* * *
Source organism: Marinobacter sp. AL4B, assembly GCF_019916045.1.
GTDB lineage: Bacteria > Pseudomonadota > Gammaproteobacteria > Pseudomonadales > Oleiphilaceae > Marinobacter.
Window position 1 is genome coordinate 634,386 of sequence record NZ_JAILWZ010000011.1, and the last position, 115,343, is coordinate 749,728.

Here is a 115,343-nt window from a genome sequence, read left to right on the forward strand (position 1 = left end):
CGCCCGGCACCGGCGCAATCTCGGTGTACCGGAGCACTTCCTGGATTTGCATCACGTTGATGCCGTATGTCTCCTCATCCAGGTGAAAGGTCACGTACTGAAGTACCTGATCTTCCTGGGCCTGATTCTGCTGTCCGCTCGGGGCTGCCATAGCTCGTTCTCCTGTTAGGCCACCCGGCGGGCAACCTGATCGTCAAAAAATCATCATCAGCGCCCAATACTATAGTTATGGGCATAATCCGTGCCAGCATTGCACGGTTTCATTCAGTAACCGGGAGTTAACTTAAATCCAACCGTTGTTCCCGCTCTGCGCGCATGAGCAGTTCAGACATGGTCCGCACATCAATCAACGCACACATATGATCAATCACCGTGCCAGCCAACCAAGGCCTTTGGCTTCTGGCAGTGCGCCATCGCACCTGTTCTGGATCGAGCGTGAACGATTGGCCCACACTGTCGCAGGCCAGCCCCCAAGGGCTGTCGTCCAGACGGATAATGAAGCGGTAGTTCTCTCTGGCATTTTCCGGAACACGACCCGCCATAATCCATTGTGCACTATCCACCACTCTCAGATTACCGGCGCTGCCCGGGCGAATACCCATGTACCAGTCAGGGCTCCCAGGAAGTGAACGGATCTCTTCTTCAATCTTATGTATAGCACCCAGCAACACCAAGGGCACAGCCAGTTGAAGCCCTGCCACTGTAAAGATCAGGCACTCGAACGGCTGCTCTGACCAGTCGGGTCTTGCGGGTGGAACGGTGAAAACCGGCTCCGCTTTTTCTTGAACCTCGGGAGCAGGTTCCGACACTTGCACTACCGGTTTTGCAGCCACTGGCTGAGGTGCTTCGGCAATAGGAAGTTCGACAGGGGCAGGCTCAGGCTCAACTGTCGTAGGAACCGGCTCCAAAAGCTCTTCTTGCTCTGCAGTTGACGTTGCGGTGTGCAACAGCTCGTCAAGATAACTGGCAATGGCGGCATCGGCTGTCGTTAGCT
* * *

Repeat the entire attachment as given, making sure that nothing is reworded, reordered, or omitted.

Source organism: Marinobacter sp. AL4B, assembly GCF_019916045.1.
GTDB lineage: Bacteria > Pseudomonadota > Gammaproteobacteria > Pseudomonadales > Oleiphilaceae > Marinobacter.
Window position 1 is genome coordinate 634,386 of sequence record NZ_JAILWZ010000011.1, and the last position, 115,343, is coordinate 749,728.

Here is a 115,343-nt window from a genome sequence, read left to right on the forward strand (position 1 = left end):
CGCCCGGCACCGGCGCAATCTCGGTGTACCGGAGCACTTCCTGGATTTGCATCACGTTGATGCCGTATGTCTCCTCATCCAGGTGAAAGGTCACGTACTGAAGTACCTGATCTTCCTGGGCCTGATTCTGCTGTCCGCTCGGGGCTGCCATAGCTCGTTCTCCTGTTAGGCCACCCGGCGGGCAACCTGATCGTCAAAAAATCATCATCAGCGCCCAATACTATAGTTATGGGCATAATCCGTGCCAGCATTGCACGGTTTCATTCAGTAACCGGGAGTTAACTTAAATCCAACCGTTGTTCCCGCTCTGCGCGCATGAGCAGTTCAGACATGGTCCGCACATCAATCAACGCACACATATGATCAATCACCGTGCCAGCCAACCAAGGCCTTTGGCTTCTGGCAGTGCGCCATCGCACCTGTTCTGGATCGAGCGTGAACGATTGGCCCACACTGTCGCAGGCCAGCCCCCAAGGGCTGTCGTCCAGACGGATAATGAAGCGGTAGTTCTCTCTGGCATTTTCCGGAACACGACCCGCCATAATCCATTGTGCACTATCCACCACTCTCAGATTACCGGCGCTGCCCGGGCGAATACCCATGTACCAGTCAGGGCTCCCAGGAAGTGAACGGATCTCTTCTTCAATCTTATGTATAGCACCCAGCAACACCAAGGGCACAGCCAGTTGAAGCCCTGCCACTGTAAAGATCAGGCACTCGAACGGCTGCTCTGACCAGTCGGGTCTTGCGGGTGGAACGGTGAAAACCGGCTCCGCTTTTTCTTGAACCTCGGGAGCAGGTTCCGACACTTGCACTACCGGTTTTGCAGCCACTGGCTGAGGTGCTTCGGCAATAGGAAGTTCGACAGGGGCAGGCTCAGGCTCAACTGTCGTAGGAACCGGCTCCAAAAGCTCTTCTTGCTCTGCAGTTGACGTTGCGGTGTGCAACAGCTCGTCAAGATAACTGGCAATGGCGGCATCGGCTGTCGTTAGCT